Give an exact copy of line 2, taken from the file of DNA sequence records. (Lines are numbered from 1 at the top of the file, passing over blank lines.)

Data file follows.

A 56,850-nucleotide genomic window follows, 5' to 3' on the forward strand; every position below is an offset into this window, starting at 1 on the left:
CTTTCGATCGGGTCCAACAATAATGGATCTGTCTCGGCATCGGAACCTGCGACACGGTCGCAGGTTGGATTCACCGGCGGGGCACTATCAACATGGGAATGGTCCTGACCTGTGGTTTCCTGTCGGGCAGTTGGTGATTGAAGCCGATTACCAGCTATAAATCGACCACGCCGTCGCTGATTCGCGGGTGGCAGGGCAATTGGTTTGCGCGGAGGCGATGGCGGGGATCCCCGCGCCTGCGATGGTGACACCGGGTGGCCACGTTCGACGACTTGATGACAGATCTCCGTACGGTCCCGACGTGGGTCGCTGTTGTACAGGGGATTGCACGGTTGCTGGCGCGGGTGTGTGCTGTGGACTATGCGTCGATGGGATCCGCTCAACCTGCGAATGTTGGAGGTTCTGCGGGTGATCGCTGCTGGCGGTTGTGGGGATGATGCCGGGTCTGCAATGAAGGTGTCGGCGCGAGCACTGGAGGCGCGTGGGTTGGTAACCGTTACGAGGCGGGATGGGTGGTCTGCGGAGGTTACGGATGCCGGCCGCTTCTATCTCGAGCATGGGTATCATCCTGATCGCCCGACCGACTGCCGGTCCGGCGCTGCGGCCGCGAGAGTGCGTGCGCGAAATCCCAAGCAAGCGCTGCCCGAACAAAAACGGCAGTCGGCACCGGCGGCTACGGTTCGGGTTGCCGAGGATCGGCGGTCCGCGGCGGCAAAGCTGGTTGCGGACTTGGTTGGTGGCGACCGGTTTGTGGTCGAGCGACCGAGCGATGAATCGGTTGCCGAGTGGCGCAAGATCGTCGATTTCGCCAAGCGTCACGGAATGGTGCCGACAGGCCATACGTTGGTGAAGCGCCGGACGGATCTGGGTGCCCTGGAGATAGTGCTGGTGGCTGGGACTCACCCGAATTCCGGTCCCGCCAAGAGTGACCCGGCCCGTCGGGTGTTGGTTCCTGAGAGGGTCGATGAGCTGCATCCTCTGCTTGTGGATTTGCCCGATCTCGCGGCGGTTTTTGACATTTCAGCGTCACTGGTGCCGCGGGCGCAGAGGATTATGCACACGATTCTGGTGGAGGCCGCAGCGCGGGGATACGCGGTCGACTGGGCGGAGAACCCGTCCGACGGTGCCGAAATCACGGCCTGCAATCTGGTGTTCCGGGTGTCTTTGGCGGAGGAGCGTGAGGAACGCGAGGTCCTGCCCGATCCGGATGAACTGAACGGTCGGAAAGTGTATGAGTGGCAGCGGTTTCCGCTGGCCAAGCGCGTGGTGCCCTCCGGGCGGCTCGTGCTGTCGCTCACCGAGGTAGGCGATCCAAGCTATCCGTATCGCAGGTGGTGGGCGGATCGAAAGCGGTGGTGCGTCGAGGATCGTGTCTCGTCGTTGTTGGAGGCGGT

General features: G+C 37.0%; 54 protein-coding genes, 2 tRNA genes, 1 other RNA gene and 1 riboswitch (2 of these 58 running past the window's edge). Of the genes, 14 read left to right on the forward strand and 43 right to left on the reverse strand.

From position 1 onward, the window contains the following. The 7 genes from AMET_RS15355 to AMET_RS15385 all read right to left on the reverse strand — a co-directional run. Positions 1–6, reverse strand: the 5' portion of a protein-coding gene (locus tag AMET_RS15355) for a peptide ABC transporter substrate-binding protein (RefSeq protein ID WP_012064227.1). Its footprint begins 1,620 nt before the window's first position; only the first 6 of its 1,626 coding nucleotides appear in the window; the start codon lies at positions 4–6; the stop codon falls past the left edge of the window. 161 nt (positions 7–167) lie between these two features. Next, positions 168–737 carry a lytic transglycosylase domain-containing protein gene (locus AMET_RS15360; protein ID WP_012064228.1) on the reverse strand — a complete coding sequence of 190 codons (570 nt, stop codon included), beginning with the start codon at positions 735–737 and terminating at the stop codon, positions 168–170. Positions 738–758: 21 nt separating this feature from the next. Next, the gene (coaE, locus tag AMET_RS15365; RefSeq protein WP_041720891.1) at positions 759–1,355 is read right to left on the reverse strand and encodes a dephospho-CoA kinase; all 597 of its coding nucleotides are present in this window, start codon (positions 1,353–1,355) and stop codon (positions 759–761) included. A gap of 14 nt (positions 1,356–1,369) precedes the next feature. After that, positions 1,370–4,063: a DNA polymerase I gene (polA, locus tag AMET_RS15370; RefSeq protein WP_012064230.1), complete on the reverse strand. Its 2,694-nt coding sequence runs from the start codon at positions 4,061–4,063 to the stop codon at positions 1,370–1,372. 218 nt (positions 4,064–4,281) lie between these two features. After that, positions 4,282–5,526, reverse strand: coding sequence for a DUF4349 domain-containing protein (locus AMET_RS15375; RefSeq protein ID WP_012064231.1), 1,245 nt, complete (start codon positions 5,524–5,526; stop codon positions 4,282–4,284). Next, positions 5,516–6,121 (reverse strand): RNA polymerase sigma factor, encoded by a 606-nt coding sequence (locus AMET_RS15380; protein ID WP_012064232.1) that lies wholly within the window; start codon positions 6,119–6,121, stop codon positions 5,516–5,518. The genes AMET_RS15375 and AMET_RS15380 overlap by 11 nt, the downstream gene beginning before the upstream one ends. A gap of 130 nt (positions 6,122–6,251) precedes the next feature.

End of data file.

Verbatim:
CTTTCGATCGGGTCCAACAATAATGGATCTGTCTCGGCATCGGAACCTGCGACACGGTCGCAGGTTGGATTCACCGGCGGGGCACTATCAACATGGGAATGGTCCTGACCTGTGGTTTCCTGTCGGGCAGTTGGTGATTGAAGCCGATTACCAGCTATAAATCGACCACGCCGTCGCTGATTCGCGGGTGGCAGGGCAATTGGTTTGCGCGGAGGCGATGGCGGGGATCCCCGCGCCTGCGATGGTGACACCGGGTGGCCACGTTCGACGACTTGATGACAGATCTCCGTACGGTCCCGACGTGGGTCGCTGTTGTACAGGGGATTGCACGGTTGCTGGCGCGGGTGTGTGCTGTGGACTATGCGTCGATGGGATCCGCTCAACCTGCGAATGTTGGAGGTTCTGCGGGTGATCGCTGCTGGCGGTTGTGGGGATGATGCCGGGTCTGCAATGAAGGTGTCGGCGCGAGCACTGGAGGCGCGTGGGTTGGTAACCGTTACGAGGCGGGATGGGTGGTCTGCGGAGGTTACGGATGCCGGCCGCTTCTATCTCGAGCATGGGTATCATCCTGATCGCCCGACCGACTGCCGGTCCGGCGCTGCGGCCGCGAGAGTGCGTGCGCGAAATCCCAAGCAAGCGCTGCCCGAACAAAAACGGCAGTCGGCACCGGCGGCTACGGTTCGGGTTGCCGAGGATCGGCGGTCCGCGGCGGCAAAGCTGGTTGCGGACTTGGTTGGTGGCGACCGGTTTGTGGTCGAGCGACCGAGCGATGAATCGGTTGCCGAGTGGCGCAAGATCGTCGATTTCGCCAAGCGTCACGGAATGGTGCCGACAGGCCATACGTTGGTGAAGCGCCGGACGGATCTGGGTGCCCTGGAGATAGTGCTGGTGGCTGGGACTCACCCGAATTCCGGTCCCGCCAAGAGTGACCCGGCCCGTCGGGTGTTGGTTCCTGAGAGGGTCGATGAGCTGCATCCTCTGCTTGTGGATTTGCCCGATCTCGCGGCGGTTTTTGACATTTCAGCGTCACTGGTGCCGCGGGCGCAGAGGATTATGCACACGATTCTGGTGGAGGCCGCAGCGCGGGGATACGCGGTCGACTGGGCGGAGAACCCGTCCGACGGTGCCGAAATCACGGCCTGCAATCTGGTGTTCCGGGTGTCTTTGGCGGAGGAGCGTGAGGAACGCGAGGTCCTGCCCGATCCGGATGAACTGAACGGTCGGAAAGTGTATGAGTGGCAGCGGTTTCCGCTGGCCAAGCGCGTGGTGCCCTCCGGGCGGCTCGTGCTGTCGCTCACCGAGGTAGGCGATCCAAGCTATCCGTATCGCAGGTGGTGGGCGGATCGAAAGCGGTGGTGCGTCGAGGATCGTGTCTCGTCGTTGTTGGAGGCGGT